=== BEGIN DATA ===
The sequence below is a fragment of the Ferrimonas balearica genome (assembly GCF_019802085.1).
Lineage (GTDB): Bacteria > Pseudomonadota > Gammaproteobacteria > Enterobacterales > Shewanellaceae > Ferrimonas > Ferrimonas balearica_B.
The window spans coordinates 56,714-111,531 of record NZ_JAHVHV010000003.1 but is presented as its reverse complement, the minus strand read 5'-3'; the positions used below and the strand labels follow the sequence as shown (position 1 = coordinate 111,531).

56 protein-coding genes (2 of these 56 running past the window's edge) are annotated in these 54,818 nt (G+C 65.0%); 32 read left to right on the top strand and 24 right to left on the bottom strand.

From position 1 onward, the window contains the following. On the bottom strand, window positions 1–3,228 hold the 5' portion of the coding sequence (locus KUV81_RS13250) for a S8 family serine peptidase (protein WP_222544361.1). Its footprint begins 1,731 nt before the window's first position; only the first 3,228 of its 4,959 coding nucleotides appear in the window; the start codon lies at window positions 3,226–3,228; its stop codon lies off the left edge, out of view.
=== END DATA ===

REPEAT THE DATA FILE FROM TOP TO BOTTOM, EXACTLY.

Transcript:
The sequence below is a fragment of the Ferrimonas balearica genome (assembly GCF_019802085.1).
Lineage (GTDB): Bacteria > Pseudomonadota > Gammaproteobacteria > Enterobacterales > Shewanellaceae > Ferrimonas > Ferrimonas balearica_B.
The window spans coordinates 56,714-111,531 of record NZ_JAHVHV010000003.1 but is presented as its reverse complement, the minus strand read 5'-3'; the positions used below and the strand labels follow the sequence as shown (position 1 = coordinate 111,531).

56 protein-coding genes (2 of these 56 running past the window's edge) are annotated in these 54,818 nt (G+C 65.0%); 32 read left to right on the top strand and 24 right to left on the bottom strand.

From position 1 onward, the window contains the following. On the bottom strand, window positions 1–3,228 hold the 5' portion of the coding sequence (locus KUV81_RS13250) for a S8 family serine peptidase (protein WP_222544361.1). Its footprint begins 1,731 nt before the window's first position; only the first 3,228 of its 4,959 coding nucleotides appear in the window; the start codon lies at window positions 3,226–3,228; its stop codon lies off the left edge, out of view.